The Apostle Paul “determined to sail by Ephesus” (Acts 20:16). Does that mean that the sailors on the vessel that he determined to sail on were acting under Paul’s compulsion or control? No. Paul determined to sail on a certain vessel to a certain location, but that does not mean that the vessel he determined to sail on was under his causation. When Paul sailed to Ephesus, he could say that what occurred was what was “determined before to be done” instead of something which occurred by surprise or accident. But the occurrence of what was determined before to be done did not exclude the freedom of those who participated in its occurrence. In the same way, God determined the crucifixion of Christ, but that does not mean that those who participated in His crucifixion and contributed to it were not free in what they did. What they did to Christ was not a surprise to God. What they did was what God had “determined before to be done”. In order to accomplish His purpose of slaying the Lord, God delivered Christ into the hands of those who already wanted to kill him by their free choice.
There certainly was no shortage of people who wanted to kill Jesus because of the way that He preached. Jesus said that “the world” “hateth” him, “because I testify of it, that the works thereof are EVIL” (Jn. 7:7). But the enemies of Christ were unable to kill him as long as the Father was protecting him (Matt. 4:6; Lk. 4:11; Jn. 7:30; 10:31; 10:39). The Bible says “Then they sought to take him: but no man laid hands on him, because his hour was not yet come” (Jn. 7:30).
God determined to deliver Jesus unto wicked men and God foreknew what they would do to Jesus if He did. This is because the Father knew the hostility and hatred that was already freely in their hearts. God was able to incorporate their voluntary wickedness into His plans and even turn it around and use it for good. This, it seems, God also did with Joseph’s brothers (Gen. 50:20). But this does not mean that God caused their wickedness. It is one thing to say that God “worketh all things after the counsel of his own will” (Eph. 1:11), and it is quite another thing to say, “God CAUSES all things after the counsel of his own will”. God can work with the free will choices of men to accomplish His purposes without causing all the choices of men.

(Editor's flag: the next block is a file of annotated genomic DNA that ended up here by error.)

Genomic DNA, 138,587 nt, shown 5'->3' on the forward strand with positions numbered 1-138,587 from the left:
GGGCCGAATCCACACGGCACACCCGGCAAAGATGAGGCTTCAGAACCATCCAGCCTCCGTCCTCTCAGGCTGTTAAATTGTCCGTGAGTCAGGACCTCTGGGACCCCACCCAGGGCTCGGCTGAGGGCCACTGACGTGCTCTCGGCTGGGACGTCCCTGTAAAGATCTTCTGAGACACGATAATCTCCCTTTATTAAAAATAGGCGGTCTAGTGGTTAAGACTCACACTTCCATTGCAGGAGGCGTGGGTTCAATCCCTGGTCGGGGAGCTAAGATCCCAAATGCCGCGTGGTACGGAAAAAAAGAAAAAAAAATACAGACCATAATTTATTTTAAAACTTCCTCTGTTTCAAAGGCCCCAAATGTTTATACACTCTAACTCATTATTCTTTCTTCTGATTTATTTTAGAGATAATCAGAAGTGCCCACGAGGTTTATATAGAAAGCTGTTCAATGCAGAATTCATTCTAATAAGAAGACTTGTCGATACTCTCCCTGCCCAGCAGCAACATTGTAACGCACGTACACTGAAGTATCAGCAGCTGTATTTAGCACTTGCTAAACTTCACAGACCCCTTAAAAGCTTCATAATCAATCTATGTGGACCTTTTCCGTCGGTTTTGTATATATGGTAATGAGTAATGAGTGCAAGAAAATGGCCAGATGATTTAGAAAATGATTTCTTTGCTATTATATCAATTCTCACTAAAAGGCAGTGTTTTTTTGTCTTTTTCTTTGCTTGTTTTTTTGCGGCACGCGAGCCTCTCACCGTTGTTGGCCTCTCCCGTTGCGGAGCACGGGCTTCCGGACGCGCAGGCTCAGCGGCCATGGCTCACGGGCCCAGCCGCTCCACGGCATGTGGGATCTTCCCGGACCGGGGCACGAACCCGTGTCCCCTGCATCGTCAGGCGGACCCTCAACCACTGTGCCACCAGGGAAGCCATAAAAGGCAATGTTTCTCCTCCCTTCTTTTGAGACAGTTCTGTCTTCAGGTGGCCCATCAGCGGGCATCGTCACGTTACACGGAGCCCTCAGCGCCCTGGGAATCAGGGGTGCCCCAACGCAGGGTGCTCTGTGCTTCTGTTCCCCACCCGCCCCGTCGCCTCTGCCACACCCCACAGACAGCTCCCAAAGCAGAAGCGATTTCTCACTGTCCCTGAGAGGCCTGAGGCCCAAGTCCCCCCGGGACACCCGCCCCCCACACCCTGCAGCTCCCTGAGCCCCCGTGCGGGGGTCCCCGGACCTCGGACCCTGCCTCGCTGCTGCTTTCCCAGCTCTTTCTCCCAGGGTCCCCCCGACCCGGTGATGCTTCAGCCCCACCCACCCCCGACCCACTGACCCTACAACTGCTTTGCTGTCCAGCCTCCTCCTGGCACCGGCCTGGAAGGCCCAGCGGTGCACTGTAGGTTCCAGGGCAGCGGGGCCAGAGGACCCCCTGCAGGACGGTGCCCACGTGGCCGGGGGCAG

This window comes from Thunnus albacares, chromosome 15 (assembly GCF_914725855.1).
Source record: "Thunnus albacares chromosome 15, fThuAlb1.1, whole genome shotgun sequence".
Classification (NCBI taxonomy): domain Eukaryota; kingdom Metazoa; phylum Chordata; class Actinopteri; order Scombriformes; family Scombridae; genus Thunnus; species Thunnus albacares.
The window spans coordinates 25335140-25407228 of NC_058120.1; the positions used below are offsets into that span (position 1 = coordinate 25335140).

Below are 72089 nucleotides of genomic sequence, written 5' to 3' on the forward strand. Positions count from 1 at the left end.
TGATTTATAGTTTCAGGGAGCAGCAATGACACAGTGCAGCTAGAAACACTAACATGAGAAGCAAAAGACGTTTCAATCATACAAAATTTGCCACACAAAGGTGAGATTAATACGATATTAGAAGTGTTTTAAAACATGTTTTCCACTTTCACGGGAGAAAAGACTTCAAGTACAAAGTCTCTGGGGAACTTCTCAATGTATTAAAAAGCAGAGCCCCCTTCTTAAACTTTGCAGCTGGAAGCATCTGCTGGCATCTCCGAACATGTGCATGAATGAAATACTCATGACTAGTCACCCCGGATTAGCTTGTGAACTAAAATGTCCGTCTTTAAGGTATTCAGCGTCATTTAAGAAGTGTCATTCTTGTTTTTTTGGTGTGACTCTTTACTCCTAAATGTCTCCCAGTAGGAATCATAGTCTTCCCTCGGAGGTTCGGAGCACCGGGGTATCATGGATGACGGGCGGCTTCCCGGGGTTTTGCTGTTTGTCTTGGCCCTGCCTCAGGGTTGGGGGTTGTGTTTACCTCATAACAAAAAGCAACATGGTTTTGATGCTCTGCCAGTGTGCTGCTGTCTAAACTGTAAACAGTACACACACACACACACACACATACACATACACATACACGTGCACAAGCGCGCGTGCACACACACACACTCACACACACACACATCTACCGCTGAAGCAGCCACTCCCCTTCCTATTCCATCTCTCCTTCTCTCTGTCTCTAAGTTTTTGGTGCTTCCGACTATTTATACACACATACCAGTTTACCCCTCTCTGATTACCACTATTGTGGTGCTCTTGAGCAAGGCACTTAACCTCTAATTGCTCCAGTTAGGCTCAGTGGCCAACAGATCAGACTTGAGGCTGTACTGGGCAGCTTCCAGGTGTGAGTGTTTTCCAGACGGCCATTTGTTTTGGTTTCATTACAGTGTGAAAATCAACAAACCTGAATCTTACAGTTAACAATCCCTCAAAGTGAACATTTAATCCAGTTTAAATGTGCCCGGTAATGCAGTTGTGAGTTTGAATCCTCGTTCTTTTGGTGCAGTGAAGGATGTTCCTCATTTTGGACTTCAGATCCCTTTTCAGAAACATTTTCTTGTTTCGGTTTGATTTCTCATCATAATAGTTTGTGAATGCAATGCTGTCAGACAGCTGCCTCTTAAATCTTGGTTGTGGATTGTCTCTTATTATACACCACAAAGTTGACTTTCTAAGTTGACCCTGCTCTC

Pilate said, “I have power to crucify thee, and have power to release thee” (Jn. 19:10). Pilate certainly was conscious of possessing free will. He was aware of the fact that what he was doing, he was doing by his own free volition. Responsibility or accountability presupposes free will. Men will be judged according to the free choices of their wills. Since these men were responsible for taking Jesus and for killing him, though God had determined that Jesus should be delivered unto them and slain, they still took Him and killed him by their own free choice. The Bible goes on to say
“Therefore let all the house of Israel know assuredly, that God hath made that same Jesus, whom ye have crucified, both Lord and Christ. Now when they heard this, they were pricked in their hearts, and said unto Peter and to the rest of the apostles, men and brethren, what shall we do? (Acts 2:36-37)
Apparently, Peter’s audience had not taken his previous words about the determinate counsel of God to mean that they had no free will in the matter or that they were only acting under the control of God. Otherwise, they could not have been pricked in their hearts for their action or have seen any reason why they needed to be saved for acting in such a way. But they were pricked in their hearts and sought for a way of salvation because they internally knew that what they had done was caused freely by their own wills and, therefore, they were rightly responsible and accountable for it.
Adam Clarke Commentary
There is a parenthesis in this verse that is not sufficiently noticed: it should be read in connection with Acts 4:28, thus: For of a truth against thy holy child Jesus, whom thou hast anointed, (for to do whatsoever thy hand and thy counsel determined before to be done), both Herod and Pontius Pilate, with the Gentiles and people of Israel, were gathered together.
It is evident that what God’s hand and counsel determined before to be done was not that which Herod, Pontius Pilate, the Gentiles, (Romans), and the people of Israel had done and were doing; for, then, their rage and vain counsel would be such as God himself had determined should take place, which is both impious and absurd; but these gathered together to hinder what God had before determined that his Christ or Anointed should perform; and thus the passage is undoubtedly to be understood.
Pingback: What’s your stance on predestination? « Simple Theologian
Pingback: Treasure in the Arms of Christ – Matthew 27:1-10 | This Day With God